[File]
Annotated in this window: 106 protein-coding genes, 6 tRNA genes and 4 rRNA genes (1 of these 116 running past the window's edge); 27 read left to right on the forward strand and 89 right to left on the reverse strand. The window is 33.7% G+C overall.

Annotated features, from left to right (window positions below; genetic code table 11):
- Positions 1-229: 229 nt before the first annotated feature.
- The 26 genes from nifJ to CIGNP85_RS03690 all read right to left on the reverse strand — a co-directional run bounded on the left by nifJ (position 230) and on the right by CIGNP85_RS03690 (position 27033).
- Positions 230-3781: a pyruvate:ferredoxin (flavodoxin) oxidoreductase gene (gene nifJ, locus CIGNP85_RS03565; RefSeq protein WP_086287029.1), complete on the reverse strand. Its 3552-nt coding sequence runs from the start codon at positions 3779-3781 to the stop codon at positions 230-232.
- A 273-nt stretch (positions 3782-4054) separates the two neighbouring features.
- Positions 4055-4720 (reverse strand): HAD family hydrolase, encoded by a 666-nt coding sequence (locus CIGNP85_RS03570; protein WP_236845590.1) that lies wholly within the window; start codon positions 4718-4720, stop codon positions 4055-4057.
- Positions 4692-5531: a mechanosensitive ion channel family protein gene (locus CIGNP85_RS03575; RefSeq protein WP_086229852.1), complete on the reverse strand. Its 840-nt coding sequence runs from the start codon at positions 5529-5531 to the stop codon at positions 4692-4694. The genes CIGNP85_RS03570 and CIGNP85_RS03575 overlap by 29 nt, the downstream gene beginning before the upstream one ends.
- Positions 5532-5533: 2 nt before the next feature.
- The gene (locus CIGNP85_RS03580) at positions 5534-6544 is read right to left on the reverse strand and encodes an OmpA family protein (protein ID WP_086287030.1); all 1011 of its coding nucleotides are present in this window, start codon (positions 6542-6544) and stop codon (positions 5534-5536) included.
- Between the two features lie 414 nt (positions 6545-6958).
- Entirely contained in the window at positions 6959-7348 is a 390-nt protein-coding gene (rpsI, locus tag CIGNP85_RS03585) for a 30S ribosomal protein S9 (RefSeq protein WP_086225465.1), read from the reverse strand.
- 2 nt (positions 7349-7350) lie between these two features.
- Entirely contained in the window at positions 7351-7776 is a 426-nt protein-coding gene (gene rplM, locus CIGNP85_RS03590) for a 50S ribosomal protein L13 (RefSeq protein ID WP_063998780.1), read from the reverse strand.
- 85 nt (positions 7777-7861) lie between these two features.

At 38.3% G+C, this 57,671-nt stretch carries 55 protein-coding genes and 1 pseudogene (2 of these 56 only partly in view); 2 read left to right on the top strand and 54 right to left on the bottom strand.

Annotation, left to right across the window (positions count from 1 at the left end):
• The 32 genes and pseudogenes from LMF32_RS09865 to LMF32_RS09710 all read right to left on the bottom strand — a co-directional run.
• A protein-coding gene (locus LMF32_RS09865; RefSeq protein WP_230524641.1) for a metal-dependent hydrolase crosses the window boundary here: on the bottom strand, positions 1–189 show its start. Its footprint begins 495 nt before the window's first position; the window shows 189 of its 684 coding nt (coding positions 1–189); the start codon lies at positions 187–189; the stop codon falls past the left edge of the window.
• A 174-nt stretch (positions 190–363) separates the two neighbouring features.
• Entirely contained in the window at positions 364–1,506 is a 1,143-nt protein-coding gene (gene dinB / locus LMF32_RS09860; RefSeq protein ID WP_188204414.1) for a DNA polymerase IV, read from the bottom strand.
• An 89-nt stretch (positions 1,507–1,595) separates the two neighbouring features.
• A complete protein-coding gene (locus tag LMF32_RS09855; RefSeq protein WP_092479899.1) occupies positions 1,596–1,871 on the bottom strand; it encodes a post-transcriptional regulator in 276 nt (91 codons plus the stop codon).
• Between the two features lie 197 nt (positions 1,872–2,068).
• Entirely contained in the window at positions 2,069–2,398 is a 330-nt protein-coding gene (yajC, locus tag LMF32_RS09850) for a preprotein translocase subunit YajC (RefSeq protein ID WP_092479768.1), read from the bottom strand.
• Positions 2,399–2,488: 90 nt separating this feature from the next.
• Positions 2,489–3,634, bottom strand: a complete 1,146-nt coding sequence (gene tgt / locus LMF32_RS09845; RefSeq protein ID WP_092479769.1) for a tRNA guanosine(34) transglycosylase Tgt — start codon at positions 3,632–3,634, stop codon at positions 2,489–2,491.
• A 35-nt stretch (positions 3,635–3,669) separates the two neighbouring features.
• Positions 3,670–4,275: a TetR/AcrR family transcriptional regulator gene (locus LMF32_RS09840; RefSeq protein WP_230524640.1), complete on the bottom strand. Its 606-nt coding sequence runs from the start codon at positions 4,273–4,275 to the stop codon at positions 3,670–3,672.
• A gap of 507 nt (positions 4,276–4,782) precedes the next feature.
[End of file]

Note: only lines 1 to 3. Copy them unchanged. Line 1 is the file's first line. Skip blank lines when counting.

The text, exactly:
Annotated in this window: 106 protein-coding genes, 6 tRNA genes and 4 rRNA genes (1 of these 116 running past the window's edge); 27 read left to right on the forward strand and 89 right to left on the reverse strand. The window is 33.7% G+C overall.

Annotated features, from left to right (window positions below; genetic code table 11):
- Positions 1-229: 229 nt before the first annotated feature.